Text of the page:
We are trying to solve numerically a kink solution in matlab using the sine-gordon equation, therefore followed the steps according to the paper (1) listed below. The sine gordon equation is a non-linear pde and the numerical solution was clearly explained in the paper (1). However, the problem is that if we use the initial conditions f(x) and g(x) (page 6 of the paper), the solution will have a disturbance and is not as clean as figure 5.4a (p. 6) from the paper it self. To solve this we ‘doubled’ the size of the soliton by replacing ‘x’ in the initial conditions for ‘x/2’. Therefore my question: What is the explanition that dividing x by 2 instead of taking just x justifies? Perhaps we made a mistake in the numerical model?

Thanks for your time.

**Source**

- The paper used: https://www.uni-muenster.de/imperia/md/content/physik_tp/lectures/ws2016-2017/num_methods_i/sinegordon.pdf
- There are a few references from source 1 to chapter 4: https://www.uni-muenster.de/imperia/md/content/physik_tp/lectures/ws2016-2017/num_methods_i/wave.pdf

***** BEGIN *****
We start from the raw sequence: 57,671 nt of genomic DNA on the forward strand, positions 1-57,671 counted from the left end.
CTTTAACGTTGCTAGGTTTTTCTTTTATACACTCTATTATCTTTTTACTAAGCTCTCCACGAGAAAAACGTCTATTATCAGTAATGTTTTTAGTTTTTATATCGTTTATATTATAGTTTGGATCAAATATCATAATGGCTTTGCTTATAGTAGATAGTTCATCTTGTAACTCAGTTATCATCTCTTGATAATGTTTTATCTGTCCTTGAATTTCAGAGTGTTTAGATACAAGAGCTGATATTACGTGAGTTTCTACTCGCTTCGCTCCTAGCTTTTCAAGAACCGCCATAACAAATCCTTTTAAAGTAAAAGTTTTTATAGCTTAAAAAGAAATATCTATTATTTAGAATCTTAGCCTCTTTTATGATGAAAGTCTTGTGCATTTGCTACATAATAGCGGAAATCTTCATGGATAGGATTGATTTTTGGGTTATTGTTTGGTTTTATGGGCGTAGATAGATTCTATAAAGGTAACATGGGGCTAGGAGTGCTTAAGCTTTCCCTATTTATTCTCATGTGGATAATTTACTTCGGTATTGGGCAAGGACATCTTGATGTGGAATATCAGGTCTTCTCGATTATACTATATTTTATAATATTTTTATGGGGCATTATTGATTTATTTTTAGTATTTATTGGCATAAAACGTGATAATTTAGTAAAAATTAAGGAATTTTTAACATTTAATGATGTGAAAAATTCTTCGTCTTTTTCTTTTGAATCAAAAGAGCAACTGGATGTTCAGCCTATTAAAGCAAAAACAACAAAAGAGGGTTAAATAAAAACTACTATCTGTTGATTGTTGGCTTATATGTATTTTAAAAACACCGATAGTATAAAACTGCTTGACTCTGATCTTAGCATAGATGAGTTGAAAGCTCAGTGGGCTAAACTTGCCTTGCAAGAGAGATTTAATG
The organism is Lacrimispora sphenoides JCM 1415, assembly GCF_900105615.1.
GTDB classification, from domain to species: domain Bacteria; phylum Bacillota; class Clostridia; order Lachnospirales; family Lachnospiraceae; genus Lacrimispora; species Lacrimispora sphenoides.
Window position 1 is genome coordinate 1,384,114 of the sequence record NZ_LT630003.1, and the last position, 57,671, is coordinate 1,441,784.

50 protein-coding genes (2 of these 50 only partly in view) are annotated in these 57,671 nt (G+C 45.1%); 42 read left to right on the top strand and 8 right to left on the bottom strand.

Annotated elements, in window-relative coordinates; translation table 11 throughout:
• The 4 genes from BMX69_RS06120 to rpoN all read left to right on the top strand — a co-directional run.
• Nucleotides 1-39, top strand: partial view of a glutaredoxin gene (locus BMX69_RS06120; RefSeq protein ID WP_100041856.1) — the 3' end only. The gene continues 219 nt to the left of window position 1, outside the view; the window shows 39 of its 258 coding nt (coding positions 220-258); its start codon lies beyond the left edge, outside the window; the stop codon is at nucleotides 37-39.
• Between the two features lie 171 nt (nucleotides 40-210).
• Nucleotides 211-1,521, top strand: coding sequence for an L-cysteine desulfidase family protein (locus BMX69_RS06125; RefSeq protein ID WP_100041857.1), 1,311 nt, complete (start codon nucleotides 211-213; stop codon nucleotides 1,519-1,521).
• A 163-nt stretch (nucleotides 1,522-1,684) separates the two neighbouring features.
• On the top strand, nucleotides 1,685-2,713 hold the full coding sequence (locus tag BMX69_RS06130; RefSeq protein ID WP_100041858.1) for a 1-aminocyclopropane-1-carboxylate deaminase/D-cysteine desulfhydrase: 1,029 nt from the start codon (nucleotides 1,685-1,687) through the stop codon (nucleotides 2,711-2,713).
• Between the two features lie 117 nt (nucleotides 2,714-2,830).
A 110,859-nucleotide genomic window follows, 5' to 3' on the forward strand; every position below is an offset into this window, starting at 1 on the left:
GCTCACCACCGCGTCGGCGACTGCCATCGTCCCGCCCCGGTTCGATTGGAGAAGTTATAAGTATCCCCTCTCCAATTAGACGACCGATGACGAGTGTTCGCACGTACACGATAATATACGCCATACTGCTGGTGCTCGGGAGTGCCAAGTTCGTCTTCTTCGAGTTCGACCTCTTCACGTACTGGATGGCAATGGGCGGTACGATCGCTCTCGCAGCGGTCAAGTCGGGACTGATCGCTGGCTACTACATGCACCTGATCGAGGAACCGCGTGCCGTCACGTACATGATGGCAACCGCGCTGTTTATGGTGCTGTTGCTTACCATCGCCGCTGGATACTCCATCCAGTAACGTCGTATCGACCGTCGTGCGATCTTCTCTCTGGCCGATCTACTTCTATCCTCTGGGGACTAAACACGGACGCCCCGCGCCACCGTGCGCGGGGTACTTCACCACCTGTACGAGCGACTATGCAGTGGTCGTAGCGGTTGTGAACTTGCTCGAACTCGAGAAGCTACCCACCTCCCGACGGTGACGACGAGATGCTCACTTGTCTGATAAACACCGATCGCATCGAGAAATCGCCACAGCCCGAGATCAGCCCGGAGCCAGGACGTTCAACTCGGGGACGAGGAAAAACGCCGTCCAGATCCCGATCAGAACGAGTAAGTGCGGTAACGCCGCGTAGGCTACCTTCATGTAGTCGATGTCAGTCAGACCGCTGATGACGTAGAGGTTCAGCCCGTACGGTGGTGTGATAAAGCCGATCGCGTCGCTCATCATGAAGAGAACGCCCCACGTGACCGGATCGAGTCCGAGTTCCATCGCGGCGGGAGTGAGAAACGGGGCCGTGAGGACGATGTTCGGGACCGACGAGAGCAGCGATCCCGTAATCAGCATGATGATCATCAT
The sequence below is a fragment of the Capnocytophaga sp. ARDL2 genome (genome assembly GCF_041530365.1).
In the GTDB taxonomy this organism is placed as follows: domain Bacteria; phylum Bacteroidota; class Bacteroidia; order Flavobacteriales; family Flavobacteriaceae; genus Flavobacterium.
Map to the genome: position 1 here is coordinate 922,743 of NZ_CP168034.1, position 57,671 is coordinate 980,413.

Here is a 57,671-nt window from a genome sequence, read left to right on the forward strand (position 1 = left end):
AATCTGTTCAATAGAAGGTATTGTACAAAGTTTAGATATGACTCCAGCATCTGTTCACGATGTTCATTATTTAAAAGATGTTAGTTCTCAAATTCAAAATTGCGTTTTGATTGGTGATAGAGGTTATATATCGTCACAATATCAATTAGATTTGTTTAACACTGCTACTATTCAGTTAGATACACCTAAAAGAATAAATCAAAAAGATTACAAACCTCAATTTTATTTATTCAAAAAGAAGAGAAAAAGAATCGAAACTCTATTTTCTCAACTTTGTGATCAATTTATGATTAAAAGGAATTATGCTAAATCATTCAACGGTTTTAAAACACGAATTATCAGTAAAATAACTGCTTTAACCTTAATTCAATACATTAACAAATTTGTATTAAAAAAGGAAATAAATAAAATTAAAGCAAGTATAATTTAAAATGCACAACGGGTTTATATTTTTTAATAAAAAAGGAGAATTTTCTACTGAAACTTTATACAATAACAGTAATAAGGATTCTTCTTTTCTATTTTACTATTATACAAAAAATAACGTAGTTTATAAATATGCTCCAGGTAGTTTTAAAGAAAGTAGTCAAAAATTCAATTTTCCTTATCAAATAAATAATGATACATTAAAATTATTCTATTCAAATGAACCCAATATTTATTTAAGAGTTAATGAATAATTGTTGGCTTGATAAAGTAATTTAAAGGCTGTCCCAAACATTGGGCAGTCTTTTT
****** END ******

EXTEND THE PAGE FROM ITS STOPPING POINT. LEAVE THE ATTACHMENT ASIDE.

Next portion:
**Matlab code**

The changes of the inital conditions are cleary commented in the matlab code.

clear all; clc; close all;
%% Define variables
L = 40; %Choosing a bigger L can make it look nicer, also change it in the function at the bottom of the code
delta_x = 0.05;
delta_t = 0.01;
c = 0.2;
t_end = 90;
T = t_end/delta_t;
M = L/delta_x;
N = M+1;
x = linspace(-L,L,M+1);
t = linspace(0,t_end,T+1);
%end
%% Calculate first time row
u_0 = transpose(f(x));
gamma_1 = transpose(g(x));
beta_1 = sin(u_0);
alpha = delta_t/delta_x;
a = 1-alpha^2;
b = alpha^2/2;
c = b;
A = diag(a*ones(1,N)) + diag(b*ones(N-1,1),1) + diag(c*ones(1,N-1),-1);
A(1,2) = A(1,2) + b;
A(N,M) = A(N,M) + b;
B = 2*A;
%% Calculate second time row
u_1 = delta_t*gamma_1 + A*u_0 - (delta_t^2/2)*beta_1;
u = zeros(N,T);
u(:,1) = u_0;
u(:,2) = u_1;
%% Calculate the full matrix
beta = zeros(N,T);
beta(:,1) = beta_1;
for j = 2:(T)
beta(:,j) = sin(u(:,j));
u(:,j+1) = -u(:,j-1) + B*u(:,j) - (delta_t^2)*beta(:,j);
end
%figure
mesh(x(1:10:end),t(1:10:end),transpose(u(1:10:end,1:10:end)))
xlabel('x')
ylabel('t')
zlabel('u')
for n = 1:T-1
for l = 1:N-1
e(l,n) = (1/2*((u(l,n+1)-u(l,n))/delta_t)^2+1/2*((u(l+1,n+1)-u(l,n+1))/delta_x)*((u(l+1,n)-u(l,n))/delta_x)+(1-cos(u(l,n+1)+1-cos(u(l,n))))/2);
end
E(n) = delta_x*sum(e(:,n));
end
%% Define the functions
% Single soliton
function f = f(x)
c = 0.2; %This can be varied to create a nicer picture, also change it in the 'g'function
L = 20; %This can be varied to create a nicer picture, also change it in the 'g'function
f = 4*atan(exp((x/2)/sqrt(1-c^2))); % the '+L/2' can also be changed to have a different starting point for the soliton, don't forget to also change it in the 'g'function
end
function g = g(x)
c = 0.2;
L = 20;
g = -2*c/sqrt(1-c^2)*sech((x/2)/sqrt(1-c^2));
end